It was simply that until that moment, I hadn’t fully appreciated the heroic efforts my grandmother had undertaken each Thanksgiving and Christmas. She constructed elaborate centerpieces and made decorations for each plate setting (one for each dinner guest and dozens more of that year’s craft to sell at her church’s holiday bazaar). Her home resembled Santa’s workshops for weeks before the feasts, as she and my grandfather ran their jigsaws, painted, and glued. She put every leaf in her dining room table until it nearly filled the room to accommodate ten of us and a myriad of china serving dishes. She pressed her best tablecloth and set out the fancy china and crystal goblets for our sparkling apple cider.

Her food was fabulous too. The hors d'oeuvres tray was plentiful and healthy: carrot and celery sticks, crackers and dip, and black olives that my sister and I would stick on our fingers as children. Her menu consisted of turkey, of course, and a stuffing that contained onion, celery and giblets as well as breadcrumbs and broth. The potatoes were russets, mashed with milk and butter. The gravy was whisked thick from basting broth with giblets and cornstarch with no trace of lumps. There were green beans topped with Durkee onions. The cranberries were whole and mixed with chopped orange peel and nuts to make chutney. She baked pies, pumpkin and apple with a flaky crust we raved about, and served them with whipped cream and vanilla ice cream.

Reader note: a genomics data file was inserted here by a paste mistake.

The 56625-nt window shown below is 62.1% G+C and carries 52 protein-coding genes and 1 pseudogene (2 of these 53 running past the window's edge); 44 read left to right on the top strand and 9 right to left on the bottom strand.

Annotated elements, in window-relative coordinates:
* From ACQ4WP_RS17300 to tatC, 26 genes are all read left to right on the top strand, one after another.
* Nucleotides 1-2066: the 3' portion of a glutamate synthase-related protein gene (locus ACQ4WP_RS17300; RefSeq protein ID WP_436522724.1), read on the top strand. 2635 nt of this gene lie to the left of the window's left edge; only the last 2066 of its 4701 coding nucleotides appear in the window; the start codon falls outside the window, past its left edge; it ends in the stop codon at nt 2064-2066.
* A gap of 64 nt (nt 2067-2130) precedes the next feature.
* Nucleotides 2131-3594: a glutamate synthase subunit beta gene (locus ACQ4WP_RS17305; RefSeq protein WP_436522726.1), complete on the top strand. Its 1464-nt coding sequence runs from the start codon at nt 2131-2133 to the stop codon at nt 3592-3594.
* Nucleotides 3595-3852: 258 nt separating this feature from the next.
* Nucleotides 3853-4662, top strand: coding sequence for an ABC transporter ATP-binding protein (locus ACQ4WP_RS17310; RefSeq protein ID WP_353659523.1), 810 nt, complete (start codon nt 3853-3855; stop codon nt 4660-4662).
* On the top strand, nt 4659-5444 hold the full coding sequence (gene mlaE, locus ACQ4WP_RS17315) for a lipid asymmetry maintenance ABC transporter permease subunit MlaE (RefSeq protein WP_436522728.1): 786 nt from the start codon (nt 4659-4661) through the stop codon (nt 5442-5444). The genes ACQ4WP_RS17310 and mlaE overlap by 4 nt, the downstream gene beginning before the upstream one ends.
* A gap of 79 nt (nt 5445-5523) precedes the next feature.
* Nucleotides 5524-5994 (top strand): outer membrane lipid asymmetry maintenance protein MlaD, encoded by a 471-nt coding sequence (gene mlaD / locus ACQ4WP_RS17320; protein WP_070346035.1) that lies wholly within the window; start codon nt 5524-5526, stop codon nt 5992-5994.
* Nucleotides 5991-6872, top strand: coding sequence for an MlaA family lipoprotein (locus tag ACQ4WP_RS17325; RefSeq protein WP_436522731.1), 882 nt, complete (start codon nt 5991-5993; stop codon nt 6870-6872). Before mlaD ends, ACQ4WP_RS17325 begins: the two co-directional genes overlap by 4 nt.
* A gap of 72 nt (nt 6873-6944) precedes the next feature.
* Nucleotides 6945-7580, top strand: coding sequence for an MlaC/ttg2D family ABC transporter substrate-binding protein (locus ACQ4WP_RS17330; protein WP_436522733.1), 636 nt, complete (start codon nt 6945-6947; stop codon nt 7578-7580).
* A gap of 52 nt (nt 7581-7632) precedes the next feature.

My grandmother, whose energy was a constant source of amazement, would stay up nearly all night before the feast days, perfecting everything. On the big days, running on two, maybe three hours of sleep, she would dress up, tie an apron around her waist, and zip around her kitchen, attending to every detail, when launch into the role of gracious hostess as her company began arriving.

One year her turkey wore a vest, collar, cuffs and spats perfectly crafted dough, shaped into clothing and made more realistic with the application of food coloring and an egg wash. She took a photo of that turkey in the kitchen, and also on the table. She always took a photo of the fully decorated table, although I’m not sure if she snapped pictures of her guests.

There was no chance my Thanksgiving in a box could compare to the care and craftsmanship evidenced in my grandmother’s kitchen. My kitchen had temporary plywood countertops and all the overhead cabinets had been ripped out so we could knock out the upper half of the wall, making a large pass through into a bedroom that would become a dining room. We ate in a nook just off the kitchen. Our table sat eight and was much too large for the space. One long side was shoved against a wall so we could squeeze past it into the kitchen proper. Our Thanksgiving meal of 1993 would be served directly from foil, boxes and plastic containers onto paper plates, and eight of us would crowd around three sides of a table covered with a red and white checked plastic coated cloth.

Instead of despairing, we laughed. My grandmother––given a reprieve from her usual time consuming preparations––laughed first and longest of all. We were all together, great-grandparents, grandparents, parents and children, and we would celebrate. It was Thanksgiving, and just as tradition dictated, my grandmother artfully arranged the components of our dinner in their colorful wrappings atop my dining room table. Then she fished her Kodak Instamatic camera from her purse and photographed our feast.